News in higher educationA new $1.7 million grant from the Howard Hughes Medical Institute to East Tennessee State University will enable ETSU to forge ahead with SYMBIOSIS, a special project integrating introductory biology and mathematics.
The nations largest private supporter of science education is investing $86.4 million in "bold, innovative science education programs" at 50 research universities in 28 states and the District of Columbia. ETSU is the only public or private institution in Tennessee to receive one of the new grants.
A new $1.7 million grant from the Howard Hughes Medical Institute to East Tennessee State University will enable ETSU to forge ahead with SYMBIOSIS, a special project integrating introductory biology and mathematics.
The nation's largest private supporter of science education is investing $86.4 million in "bold, innovative science education programs" at 50 research universities in 28 states and the District of Columbia. ETSU is the only public or private institution in Tennessee to receive one of the new grants.
The institute notes that the ETSU program "will integrate math and biology — fields in which specialists traditionally work at arm's length from one another — to encourage students to approach biological questions as research scientists address them.”
The SYMBIOSIS project at ETSU involves faculty from the departments of biological sciences and mathematics. (Citizen Tribune, June 7, 2006)
The Tennessee Supreme Court has updated its rules allowing law students to perform more services through legal aid and clinical practices.
“The purpose of this rule is educational," the court wrote in a filing released last week. "Consequently, its focus is on providing opportunities for students to further their legal studies through properly supervised experiential education."
The law schools at the University of Tennessee, Vanderbilt University and University of Memphis, and the Nashville School of Law petitioned the court for the rule change.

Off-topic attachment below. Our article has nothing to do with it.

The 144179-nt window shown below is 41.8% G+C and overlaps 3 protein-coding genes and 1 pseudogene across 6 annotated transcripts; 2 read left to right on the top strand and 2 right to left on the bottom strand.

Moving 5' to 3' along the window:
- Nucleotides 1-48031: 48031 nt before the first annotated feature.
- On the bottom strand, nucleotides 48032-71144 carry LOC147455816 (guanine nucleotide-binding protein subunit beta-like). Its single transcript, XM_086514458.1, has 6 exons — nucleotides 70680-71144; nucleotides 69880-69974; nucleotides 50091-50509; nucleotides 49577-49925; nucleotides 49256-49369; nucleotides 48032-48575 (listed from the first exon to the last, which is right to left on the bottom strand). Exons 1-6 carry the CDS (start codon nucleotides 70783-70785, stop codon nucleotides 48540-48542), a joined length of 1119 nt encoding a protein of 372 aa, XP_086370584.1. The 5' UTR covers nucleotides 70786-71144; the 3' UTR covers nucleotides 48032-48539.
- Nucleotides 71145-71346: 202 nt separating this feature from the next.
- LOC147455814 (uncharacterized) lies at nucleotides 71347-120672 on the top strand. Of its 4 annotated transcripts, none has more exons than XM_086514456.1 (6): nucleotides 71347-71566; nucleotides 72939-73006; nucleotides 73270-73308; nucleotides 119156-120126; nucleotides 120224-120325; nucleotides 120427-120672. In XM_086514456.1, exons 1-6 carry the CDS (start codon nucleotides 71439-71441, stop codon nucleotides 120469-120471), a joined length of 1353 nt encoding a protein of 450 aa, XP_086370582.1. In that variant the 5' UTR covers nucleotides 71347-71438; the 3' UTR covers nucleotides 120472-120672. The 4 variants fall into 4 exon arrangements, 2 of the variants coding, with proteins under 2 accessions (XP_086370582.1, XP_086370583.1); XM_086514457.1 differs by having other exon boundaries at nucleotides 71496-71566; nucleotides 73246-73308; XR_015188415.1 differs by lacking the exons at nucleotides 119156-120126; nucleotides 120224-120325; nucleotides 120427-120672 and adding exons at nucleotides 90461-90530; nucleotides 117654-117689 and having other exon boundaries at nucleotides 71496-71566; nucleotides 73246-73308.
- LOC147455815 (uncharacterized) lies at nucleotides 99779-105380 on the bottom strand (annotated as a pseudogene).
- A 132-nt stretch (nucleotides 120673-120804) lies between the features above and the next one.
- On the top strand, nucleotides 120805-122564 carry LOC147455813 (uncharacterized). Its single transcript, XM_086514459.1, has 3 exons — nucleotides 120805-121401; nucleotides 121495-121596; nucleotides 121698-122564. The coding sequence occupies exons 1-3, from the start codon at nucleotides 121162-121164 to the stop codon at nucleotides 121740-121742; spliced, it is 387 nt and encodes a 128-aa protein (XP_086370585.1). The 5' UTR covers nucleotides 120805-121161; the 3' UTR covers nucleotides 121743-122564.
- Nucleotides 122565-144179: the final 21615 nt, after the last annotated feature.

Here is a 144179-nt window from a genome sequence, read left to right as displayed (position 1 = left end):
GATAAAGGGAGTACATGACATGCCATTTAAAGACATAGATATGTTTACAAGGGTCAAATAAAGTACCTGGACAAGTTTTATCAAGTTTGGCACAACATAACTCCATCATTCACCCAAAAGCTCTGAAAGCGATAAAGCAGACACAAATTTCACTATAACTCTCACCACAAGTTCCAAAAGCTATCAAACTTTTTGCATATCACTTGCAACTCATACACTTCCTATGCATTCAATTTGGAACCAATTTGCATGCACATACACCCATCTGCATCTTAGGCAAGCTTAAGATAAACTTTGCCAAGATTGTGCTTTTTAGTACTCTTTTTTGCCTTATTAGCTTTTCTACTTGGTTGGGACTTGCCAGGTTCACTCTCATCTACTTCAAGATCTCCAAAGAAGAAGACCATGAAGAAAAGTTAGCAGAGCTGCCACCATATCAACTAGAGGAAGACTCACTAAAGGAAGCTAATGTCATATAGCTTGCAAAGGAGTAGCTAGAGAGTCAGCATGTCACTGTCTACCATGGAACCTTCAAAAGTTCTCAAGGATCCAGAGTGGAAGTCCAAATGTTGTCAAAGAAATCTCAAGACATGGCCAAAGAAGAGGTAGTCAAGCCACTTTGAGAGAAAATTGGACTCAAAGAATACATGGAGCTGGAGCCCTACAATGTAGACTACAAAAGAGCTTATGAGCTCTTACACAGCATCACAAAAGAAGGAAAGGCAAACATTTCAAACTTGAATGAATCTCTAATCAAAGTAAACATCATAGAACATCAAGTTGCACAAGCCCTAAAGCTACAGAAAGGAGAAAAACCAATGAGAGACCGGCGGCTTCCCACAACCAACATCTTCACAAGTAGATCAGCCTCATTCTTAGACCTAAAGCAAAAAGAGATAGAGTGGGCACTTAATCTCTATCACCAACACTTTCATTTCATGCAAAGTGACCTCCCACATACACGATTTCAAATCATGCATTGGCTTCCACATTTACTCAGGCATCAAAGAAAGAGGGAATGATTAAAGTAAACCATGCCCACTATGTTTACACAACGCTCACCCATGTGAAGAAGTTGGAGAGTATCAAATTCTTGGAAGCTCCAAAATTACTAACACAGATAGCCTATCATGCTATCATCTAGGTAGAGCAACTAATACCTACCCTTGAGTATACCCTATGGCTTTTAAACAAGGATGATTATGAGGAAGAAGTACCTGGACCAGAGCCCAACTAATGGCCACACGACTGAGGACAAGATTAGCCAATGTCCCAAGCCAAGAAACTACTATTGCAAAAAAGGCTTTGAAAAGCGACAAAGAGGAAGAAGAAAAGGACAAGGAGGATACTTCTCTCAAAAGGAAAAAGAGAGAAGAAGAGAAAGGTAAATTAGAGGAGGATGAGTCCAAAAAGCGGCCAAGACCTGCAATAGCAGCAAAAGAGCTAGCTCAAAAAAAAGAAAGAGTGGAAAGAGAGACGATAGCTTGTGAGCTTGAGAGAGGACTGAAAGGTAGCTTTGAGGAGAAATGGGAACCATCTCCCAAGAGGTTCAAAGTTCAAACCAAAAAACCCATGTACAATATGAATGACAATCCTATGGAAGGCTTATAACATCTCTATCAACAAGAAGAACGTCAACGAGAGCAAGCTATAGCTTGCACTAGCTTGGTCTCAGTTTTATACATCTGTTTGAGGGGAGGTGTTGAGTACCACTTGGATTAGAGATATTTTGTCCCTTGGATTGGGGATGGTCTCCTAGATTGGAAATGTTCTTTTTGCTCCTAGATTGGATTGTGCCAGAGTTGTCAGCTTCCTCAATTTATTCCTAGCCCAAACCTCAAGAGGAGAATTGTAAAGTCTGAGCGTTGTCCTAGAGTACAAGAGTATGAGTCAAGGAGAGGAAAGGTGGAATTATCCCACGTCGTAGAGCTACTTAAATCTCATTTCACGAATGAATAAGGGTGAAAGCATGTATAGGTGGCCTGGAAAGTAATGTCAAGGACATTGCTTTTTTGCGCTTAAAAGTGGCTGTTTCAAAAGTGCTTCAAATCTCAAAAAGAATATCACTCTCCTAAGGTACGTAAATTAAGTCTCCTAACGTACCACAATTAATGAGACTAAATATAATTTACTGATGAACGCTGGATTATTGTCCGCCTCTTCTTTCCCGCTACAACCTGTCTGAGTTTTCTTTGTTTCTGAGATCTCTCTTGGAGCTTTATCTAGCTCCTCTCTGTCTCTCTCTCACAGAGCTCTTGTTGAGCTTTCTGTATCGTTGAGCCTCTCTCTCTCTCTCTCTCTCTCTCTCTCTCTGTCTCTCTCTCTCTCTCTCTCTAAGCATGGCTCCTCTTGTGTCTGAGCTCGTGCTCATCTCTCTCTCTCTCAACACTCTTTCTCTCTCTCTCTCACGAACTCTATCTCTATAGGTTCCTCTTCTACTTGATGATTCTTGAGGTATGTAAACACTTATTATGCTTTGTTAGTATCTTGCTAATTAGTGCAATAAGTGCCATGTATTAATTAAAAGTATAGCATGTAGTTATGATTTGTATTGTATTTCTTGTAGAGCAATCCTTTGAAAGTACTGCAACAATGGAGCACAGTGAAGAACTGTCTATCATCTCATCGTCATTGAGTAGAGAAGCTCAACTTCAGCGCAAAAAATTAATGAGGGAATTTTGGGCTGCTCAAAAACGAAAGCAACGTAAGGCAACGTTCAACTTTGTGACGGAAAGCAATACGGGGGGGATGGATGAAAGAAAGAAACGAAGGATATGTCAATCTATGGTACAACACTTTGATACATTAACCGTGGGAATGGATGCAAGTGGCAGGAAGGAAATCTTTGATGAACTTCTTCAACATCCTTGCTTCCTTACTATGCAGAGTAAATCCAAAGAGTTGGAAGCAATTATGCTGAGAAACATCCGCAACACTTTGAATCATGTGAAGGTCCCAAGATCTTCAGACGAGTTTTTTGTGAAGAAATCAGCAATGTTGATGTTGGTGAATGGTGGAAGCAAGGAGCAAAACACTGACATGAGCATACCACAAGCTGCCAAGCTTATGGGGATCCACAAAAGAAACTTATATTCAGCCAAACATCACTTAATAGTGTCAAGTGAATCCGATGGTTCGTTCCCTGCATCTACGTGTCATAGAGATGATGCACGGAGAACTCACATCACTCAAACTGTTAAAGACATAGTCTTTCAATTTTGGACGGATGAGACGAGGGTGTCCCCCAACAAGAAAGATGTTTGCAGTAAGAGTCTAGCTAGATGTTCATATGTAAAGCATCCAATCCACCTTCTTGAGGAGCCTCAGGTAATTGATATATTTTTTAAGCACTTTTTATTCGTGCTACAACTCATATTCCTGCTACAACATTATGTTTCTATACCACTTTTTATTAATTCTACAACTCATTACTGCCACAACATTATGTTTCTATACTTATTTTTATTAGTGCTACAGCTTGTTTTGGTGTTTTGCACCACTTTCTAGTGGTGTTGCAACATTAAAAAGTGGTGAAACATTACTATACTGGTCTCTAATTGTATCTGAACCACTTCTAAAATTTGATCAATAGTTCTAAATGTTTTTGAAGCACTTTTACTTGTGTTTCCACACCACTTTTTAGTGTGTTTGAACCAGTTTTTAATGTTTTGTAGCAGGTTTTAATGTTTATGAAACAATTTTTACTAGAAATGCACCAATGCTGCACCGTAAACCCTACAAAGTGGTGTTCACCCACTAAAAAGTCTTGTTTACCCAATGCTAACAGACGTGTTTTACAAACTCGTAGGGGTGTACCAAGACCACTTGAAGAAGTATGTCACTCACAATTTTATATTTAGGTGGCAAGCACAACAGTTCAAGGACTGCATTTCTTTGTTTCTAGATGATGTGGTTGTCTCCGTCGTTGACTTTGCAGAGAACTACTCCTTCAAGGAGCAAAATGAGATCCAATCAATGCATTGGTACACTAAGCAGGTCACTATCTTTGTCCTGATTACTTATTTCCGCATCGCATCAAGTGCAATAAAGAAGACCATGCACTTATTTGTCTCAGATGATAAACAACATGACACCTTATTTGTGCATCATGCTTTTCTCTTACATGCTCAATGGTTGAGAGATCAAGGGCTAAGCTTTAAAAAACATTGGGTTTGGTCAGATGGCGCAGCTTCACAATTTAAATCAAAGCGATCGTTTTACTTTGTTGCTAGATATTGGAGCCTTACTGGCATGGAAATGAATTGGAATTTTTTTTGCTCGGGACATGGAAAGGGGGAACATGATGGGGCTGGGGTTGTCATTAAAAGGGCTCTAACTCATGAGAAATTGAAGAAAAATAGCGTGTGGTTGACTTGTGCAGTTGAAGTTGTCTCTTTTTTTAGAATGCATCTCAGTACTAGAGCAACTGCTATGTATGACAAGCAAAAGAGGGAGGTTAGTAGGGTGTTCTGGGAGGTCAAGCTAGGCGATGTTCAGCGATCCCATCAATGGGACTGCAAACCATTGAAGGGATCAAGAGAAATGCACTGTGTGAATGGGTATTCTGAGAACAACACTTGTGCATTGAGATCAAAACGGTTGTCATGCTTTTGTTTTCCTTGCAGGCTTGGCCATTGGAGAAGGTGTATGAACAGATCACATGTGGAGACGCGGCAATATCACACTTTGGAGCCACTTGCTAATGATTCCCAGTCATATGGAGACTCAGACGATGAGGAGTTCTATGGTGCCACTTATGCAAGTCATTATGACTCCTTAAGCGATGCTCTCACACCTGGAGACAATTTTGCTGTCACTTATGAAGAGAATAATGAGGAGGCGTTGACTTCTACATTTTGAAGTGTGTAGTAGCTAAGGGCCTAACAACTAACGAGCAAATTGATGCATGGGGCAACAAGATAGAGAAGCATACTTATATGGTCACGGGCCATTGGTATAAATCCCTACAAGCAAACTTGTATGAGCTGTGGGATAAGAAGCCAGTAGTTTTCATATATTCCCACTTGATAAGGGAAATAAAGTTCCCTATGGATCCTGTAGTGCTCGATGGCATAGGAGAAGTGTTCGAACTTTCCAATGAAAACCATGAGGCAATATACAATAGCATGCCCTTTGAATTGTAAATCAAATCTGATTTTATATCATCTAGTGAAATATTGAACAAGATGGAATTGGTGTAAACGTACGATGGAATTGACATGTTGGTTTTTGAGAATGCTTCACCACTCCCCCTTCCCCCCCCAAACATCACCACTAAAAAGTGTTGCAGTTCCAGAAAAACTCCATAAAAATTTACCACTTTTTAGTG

Traditionally, law students received their first exposure to the profession through litigation and court appearances. But since 2003, UT and Vanderbilt have offered pilot programs in business law to help small companies and nonprofit groups get off the ground.
The new rules will permit supervised students who have completed at least one-half of their legal studies to work in those programs, as well as in legal aid programs, the general counsel offices of state or local agencies, and for local and state prosecutors and public defenders. (Murfreesboro Daily, June 7, 2006)
The University of Memphis is the first university in Tennessee, public or private, to be designated by the National Security Agency and the U.S. Department of Homeland Security as a National Center of Academic Excellence in Information Assurance Education.
The designation covers academic years 2006 through 2009 and was presented to the U of M's Center for Information Assurance at the annual conference of the Colloquium for Information Systems Security Education at the University of Maryland.
The center develops educational tools, programs, and training for the Memphis area. By regularly offering information assurance courses and hosting workshops for students and professionals, including police officers and other law enforcement officials, the CIA is working to create a future of secure online commerce and a safe computing environment.